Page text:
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Building Stronger Family Communication

The Community Call to Action meetings sparked discussions about ways to promote positive family communication. Youth revealed statistics on youth behaviors and attitudes, including that 84% of youth in the region feel that their families provide high levels of love and support. Meanwhile, only 41% of youth feel that they communicate well with their parents. In this question, students were asked if they feel as though they could talk to their parents about tough topics or reach out to parents for advice on relationships, drinking, etc. The resulting conversation led to defining what positive family communication looks like and the difference between feeling loved and establishing positive communication channels between parents and children.

In our busy, 21st century culture of over packed schedules and constant technology, it can be difficult to find time to communicate with children in healthy ways. Positive family communication can lead to stronger relationships where children feel comfortable sharing their feelings and seeking guidance from parents. This TIME article provides suggestions on how to establishment positive communication rituals.

Here’s some information about the asset, Positive Family Communication and some ideas on how to build it in your home:

Here are the facts

Research shows that young people who experience positive communication with their parents are more likely to grow up healthy and are more willing to seek their parents’ advice and counsel. About 28 percent of young people, ages 11–18, enjoy positive communication with their parents and are willing to seek their parents’ counsel and advice, according to Search Institute surveys. Practice consistently communicating—talking and listening to young people—with an open mind and heart.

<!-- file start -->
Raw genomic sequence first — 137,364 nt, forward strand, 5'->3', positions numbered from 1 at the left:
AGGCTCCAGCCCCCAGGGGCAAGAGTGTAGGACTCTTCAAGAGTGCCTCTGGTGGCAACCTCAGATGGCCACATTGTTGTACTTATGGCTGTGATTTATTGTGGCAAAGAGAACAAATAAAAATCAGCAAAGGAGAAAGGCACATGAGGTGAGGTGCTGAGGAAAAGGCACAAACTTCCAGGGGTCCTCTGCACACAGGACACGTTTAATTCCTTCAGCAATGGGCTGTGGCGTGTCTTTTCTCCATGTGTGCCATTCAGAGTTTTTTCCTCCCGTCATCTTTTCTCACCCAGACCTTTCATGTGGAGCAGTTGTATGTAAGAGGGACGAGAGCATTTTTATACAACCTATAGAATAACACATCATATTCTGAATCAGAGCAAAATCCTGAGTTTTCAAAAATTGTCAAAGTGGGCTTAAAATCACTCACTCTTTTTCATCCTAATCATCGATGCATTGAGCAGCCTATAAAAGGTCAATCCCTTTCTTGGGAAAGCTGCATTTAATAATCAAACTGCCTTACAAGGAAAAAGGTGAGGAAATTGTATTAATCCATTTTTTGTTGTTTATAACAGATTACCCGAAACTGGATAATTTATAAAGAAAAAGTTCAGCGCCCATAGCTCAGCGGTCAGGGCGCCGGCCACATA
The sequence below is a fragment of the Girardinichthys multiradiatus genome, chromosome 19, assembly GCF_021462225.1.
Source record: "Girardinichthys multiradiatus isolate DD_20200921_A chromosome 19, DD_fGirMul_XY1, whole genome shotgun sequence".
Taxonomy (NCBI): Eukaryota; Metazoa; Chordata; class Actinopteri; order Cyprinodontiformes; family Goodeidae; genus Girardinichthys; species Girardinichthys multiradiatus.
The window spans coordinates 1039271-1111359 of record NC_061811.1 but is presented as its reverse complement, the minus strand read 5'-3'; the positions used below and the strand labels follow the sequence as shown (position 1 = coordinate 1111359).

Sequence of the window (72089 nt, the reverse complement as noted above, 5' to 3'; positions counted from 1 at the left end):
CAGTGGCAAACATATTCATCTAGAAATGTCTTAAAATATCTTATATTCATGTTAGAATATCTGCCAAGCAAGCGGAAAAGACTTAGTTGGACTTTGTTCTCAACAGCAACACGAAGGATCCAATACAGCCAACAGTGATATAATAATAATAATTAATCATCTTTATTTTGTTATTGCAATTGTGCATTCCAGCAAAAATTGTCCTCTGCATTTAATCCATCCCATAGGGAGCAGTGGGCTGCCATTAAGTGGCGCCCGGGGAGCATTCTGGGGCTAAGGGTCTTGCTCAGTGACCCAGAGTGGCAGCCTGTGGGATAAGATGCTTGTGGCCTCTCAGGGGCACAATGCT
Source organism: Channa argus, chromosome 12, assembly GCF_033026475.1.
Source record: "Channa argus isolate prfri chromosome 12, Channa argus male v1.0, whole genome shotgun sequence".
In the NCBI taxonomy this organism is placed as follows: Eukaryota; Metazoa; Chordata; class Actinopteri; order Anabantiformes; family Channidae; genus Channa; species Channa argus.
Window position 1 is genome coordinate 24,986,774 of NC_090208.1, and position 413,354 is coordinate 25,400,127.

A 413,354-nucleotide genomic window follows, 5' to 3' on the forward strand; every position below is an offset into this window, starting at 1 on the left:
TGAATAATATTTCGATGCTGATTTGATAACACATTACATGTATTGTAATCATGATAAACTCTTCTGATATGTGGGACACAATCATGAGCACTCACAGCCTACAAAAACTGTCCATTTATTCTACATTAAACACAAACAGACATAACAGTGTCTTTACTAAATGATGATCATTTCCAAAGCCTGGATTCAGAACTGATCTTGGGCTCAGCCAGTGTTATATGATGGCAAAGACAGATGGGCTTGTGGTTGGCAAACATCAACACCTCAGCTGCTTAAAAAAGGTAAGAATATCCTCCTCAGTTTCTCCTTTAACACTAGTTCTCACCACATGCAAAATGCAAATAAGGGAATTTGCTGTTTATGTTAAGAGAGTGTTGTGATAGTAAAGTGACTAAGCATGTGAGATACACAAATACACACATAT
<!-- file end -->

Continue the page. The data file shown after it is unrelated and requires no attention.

Tips for building this asset

Positive communication also means listening to understand a young person’s perspective, not to advocate your position. Be available when young people need you—and even when they think they don’t. Take good care of yourself so when your children want to talk, you can give them your full attention.

Also try this

In your home and family: Make it easy for your child to spend time talking with you: Keep an extra stool or chair in the kitchen, den, home office, or workshop area. When you’re in the car together is a great time to chat, too.

In your neighborhood and community: Ask young people you know caring questions, such as: What was the best thing about school today? What was the best act in the talent show? Why? Listen to their answers and respond accordingly.

In your school or youth program: During parent meetings, discuss the importance of positive communication between parents and children.